Katelyn Walls Shelton | The UN plays language games to advance its agenda
There’s a global threat to the pro-life cause, but the mainstream media does not report on it. While the United States has some of the world’s most liberal abortion laws, decisions made at the United Nations and the World Health Organization could still have bearing on how the United States crafts laws regarding abortion in the future—or even on how the U.S. Supreme Court considers cases regarding abortion, if it looks to international jurisprudence. The court has done this in the past. A brief for Dobbs v. Jackson Women’s Health, a case many believe could overturn Roe v. Wade, includes such consideration.
These decisions are already affecting smaller, often more conservative and highly religious nations around the globe, but most notably in Africa, the Caribbean, and South America. Officials at the UN and the WHO—with the assistance of wealthy, progressive, Western nations—are attempting to export abortion around the world. Conservative countries are being threatened: You either legalize and expand abortion access or forfeit your healthcare funding.
Negotiations around women’s health at the UN often stall on the abortion issue. Ideological negotiators undermine advances in women’s health if unlimited abortion rights language is not included. And the women who would serve to benefit from these resolutions are collateral damage in the fight for total abortion rights.
Sadly, these negotiators are gaining ground at the UN, and where they have been unable to pass abortion language by consensus, UN officials have retroactively redefined their terms. Perhaps the most obvious example is their inclusion of the term “sexual and reproductive health and rights,” or “SRHR,” which is known to include abortion services as part of its definition. This term does not appear in any consensus documents and is not agreed to by UN member states. But as usual, abortion advocates use the term, over and over, until it is widely recognized and generally accepted, desensitizing people to its use and its deadly meaning. Abortion advocates use the term, over and over, until it is widely recognized and generally accepted, desensitizing people to its use and its deadly meaning.
And now, the term is ubiquitous in UN documents. According to Valerie Huber, who participated in international negotiations under the Trump administration, SRHR is introduced in nearly every relevant UN resolution, and some not-so-relevant, such as the recent United Nations Population Fund climate document. SRHR is also a stated priority in U.S. foreign policy under the Biden administration, even though it is illegal to lobby for abortion internationally and that 76 percent of Americans have said they do not want their tax dollars funding abortion in other countries.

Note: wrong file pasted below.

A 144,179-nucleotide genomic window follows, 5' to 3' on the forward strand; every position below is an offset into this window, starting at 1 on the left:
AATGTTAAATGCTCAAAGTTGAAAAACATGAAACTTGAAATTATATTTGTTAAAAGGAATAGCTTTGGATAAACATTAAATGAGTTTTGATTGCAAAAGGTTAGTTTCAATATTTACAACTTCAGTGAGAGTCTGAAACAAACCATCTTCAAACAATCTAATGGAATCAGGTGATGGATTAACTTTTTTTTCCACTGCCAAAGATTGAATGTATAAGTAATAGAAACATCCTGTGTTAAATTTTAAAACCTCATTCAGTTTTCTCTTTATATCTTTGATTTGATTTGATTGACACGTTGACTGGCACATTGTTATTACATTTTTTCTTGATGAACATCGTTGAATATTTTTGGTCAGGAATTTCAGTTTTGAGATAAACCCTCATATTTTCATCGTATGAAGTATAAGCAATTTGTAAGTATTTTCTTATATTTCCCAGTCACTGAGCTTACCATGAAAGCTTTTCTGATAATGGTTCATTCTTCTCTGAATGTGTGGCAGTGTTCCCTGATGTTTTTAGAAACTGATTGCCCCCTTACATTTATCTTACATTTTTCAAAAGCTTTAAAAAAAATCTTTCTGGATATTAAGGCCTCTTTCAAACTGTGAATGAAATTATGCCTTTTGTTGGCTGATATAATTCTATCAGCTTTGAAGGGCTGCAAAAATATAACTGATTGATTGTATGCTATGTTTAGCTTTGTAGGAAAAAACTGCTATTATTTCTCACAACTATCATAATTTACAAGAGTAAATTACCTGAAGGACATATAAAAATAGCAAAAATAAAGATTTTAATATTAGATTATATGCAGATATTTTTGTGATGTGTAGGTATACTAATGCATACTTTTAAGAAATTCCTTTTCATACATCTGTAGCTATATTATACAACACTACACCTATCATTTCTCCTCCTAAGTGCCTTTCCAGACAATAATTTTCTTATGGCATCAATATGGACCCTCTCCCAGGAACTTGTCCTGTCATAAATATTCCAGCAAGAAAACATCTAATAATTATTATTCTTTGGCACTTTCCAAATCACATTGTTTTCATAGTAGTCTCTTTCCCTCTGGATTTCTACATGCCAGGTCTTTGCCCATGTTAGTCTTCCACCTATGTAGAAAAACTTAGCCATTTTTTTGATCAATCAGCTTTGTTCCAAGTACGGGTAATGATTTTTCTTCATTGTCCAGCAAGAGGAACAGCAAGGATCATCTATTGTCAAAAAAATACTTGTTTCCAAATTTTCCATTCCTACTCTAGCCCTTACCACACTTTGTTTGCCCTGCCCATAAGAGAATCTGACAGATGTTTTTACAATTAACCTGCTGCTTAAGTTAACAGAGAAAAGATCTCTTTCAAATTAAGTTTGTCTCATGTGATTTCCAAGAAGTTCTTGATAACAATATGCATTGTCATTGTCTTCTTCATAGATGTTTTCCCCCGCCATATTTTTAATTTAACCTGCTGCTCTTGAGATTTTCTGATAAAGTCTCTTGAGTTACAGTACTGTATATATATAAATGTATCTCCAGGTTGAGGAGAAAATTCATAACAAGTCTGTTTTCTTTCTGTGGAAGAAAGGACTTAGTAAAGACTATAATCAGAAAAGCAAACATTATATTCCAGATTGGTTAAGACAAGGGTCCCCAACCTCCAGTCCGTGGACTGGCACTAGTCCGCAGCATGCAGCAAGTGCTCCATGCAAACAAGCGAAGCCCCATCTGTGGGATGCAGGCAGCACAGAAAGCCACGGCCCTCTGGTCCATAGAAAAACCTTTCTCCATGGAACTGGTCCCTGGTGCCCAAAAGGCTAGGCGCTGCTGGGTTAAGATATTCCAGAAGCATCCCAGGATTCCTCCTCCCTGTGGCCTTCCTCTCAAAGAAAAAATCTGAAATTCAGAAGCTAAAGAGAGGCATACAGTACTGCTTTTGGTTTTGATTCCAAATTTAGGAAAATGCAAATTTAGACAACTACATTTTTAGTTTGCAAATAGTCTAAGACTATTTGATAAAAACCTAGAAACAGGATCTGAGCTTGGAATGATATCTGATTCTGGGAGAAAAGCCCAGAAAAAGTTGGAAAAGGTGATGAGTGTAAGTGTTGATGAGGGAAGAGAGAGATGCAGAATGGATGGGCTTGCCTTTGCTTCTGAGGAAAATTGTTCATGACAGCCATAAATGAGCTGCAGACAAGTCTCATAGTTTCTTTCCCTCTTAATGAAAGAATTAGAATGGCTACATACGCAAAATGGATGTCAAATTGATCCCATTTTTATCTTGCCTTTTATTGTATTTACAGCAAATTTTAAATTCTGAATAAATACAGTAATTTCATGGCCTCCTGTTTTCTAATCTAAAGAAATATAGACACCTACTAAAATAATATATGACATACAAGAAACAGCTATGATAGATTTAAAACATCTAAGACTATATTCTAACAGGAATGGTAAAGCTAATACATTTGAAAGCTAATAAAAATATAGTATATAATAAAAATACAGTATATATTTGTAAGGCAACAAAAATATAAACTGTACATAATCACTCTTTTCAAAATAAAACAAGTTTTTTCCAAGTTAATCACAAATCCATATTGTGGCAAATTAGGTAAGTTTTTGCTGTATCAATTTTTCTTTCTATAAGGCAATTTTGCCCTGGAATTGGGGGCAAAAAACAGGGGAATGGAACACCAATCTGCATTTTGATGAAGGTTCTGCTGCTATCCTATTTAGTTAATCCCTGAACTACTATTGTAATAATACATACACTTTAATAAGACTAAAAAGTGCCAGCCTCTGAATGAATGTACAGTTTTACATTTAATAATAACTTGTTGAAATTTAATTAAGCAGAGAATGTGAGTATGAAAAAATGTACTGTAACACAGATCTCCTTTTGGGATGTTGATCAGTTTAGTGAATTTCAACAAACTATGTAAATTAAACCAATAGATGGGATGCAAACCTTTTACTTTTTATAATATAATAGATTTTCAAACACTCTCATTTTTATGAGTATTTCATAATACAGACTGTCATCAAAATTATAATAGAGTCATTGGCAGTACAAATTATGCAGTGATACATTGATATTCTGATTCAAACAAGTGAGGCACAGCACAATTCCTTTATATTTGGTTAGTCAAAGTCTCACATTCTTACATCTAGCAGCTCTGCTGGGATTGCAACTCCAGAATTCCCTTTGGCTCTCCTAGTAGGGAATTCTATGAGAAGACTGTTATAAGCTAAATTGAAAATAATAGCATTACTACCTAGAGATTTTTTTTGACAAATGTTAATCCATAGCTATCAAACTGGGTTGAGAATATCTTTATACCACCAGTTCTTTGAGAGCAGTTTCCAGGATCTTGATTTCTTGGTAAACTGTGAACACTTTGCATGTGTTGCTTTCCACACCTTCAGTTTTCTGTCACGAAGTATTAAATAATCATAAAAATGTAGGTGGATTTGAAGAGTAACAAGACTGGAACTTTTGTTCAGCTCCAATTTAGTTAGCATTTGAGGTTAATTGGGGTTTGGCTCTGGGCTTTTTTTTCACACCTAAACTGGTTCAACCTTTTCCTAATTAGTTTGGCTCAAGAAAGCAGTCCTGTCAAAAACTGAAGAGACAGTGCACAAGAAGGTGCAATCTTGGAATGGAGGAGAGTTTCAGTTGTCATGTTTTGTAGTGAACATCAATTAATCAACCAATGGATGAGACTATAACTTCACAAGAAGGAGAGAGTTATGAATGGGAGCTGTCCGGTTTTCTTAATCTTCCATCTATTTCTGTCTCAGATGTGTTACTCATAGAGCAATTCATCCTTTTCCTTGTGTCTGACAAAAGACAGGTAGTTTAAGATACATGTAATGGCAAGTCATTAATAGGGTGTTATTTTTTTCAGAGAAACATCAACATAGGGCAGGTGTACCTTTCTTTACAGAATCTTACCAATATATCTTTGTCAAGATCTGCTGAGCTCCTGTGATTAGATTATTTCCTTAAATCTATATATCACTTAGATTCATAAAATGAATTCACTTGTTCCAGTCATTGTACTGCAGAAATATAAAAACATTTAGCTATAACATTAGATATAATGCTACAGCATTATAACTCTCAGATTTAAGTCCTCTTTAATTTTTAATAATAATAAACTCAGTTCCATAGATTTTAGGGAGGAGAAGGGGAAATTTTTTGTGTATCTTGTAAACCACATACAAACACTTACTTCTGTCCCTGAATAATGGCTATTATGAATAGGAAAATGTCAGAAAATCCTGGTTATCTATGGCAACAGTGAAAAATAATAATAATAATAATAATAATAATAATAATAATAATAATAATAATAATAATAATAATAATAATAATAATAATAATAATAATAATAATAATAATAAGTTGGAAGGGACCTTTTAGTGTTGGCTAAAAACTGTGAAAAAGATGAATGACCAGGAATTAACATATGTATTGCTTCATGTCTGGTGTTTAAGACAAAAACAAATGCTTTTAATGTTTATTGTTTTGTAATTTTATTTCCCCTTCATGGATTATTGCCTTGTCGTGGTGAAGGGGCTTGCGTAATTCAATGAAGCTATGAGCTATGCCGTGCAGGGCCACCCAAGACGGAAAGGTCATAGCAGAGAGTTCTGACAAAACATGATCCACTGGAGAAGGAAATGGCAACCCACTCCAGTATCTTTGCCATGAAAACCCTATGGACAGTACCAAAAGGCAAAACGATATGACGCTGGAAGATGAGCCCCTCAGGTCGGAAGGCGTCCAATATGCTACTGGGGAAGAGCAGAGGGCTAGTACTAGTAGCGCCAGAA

To curb these progressive efforts, the Geneva Consensus Declaration was negotiated and signed by 34 countries on Oct. 12, 2020. The declaration asserts that nations should be able to legislate on controversial issues, such as abortion, as they see fit, without risk of losing their much-needed healthcare funding.
At a one-year commemoration event for the declaration, Huber, now president of the Institute for Women’s Health and chief architect of the declaration, called out the UN for its part in this pro-abortion crusade: “The UN agency was (and continues to be) dishonest to the nations. The term ‘sexual and reproductive health and rights’ has no international consensus. Its only uniform definition comes from UN agencies, certain progressive nations, and advocacy groups that define it consistently: to assert abortion as a human right and that all manner of sexual activity is a human right, two assertions that are absent from … every consensus document.”
The coalition now boasts 36 nations—despite the Biden administration removing the United States from the signatory list on President Joe Biden’s eighth day in office. Though disappointing, this opposition is a sign that the declaration and its coalition are perhaps the most effective defense of life, women, the family, and national sovereignty that exist to date.
“There is no international right to abortion,” Huber stated at the commemoration, backed by flags from each coalition nation, representing every region of the world. And despite this coordinated, international campaign for total abortion rights, Huber is right: There is no such right. And yet, abortion’s eager activists will just keep using the language as if such a right exists. Our job is to prevent abortion’s eager activists from getting away with it.